I asked him whether anything in particular had inspired him to explore a vocation to the Priesthood and he answered that being involved with a local Christian community with young people living out their faith had helped him to understand more about the Faith and it seems that for him things have progressed quite organically from there. He is well catechised, faithful to the Church's teachings and sometimes attends the Traditional Latin Mass when he gets the opportunity. Concerning the traditional Mass, he says that "the future is bright." Other young seminarians and priests, he says, if they are not learning the traditional rite desire to do so and many will almost certainly learn it once ordained, if seminaries are not teaching it.
So, as I said before, don't worry too much if the reigning Pope does not follow the liturgical tradition and desires of Pope Emeritus Benedict. Pope Francis's predecessor has started a liturgical renewal or 'revolution' that will be built from the grassroots, from priests and lay persons (who are free to request the TLM) upwards. The young man I spoke with said that he hopes that the old and the new rite will find a synthesis in the future so that there is only one rite of the Latin Church.
As the years pass, the stigma attached to the traditional Latin Mass will lose its power as seminarians, congregations, priests and Bishops become more familiar with its celebration. Remember, when you build a house, you don't build it from the roof down. First you lay foundations, and, as Fr Z says, brick by brick, it is built, or even 'rebuilt' as time goes on. While 'traditionalists' (otherwise known as 'Catholics') utter concerns that liturgically the current Pope may lack the 'style' of Pope Emeritus Benedict, Pope Francis's predecessor has released a new enthusiasm for not only orthodox teaching, radical faith and love for the Church, but an exciting dynamic that will almost certainly see the renewal of the Catholic Church from the base up to the visible Head.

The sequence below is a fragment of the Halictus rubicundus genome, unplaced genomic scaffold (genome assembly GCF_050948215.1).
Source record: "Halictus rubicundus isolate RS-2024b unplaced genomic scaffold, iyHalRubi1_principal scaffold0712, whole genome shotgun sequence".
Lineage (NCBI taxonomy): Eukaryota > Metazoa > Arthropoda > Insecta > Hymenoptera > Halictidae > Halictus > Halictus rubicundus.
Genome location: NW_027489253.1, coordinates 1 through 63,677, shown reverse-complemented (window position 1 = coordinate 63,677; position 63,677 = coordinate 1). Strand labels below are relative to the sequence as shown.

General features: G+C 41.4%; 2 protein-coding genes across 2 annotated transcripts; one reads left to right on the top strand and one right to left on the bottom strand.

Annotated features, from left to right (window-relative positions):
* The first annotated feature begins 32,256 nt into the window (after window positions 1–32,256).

Popes come, we owe each one allegiance and loyalty, but then, Popes leave. We have no idea what Pope Francis's legacy will be to the Universal Church - though I have hopes it will be a very positive one. We can already tell, however, when speaking to young men who desire to enter the seminary and become faithful Priests of Jesus Christ, that the legacy of Pope Emeritus Benedict will run and run. I am certain that Pope Emeritus saw that he had done all that he could do and that he knows that not only will the Holy Spirit do the rest, but he has set in motion a chain reaction that will see the liturgy and the Church Herself on the path to renewal from the grassroots upwards. Be patient. God is with His Holy Church and He is in it for the long haul!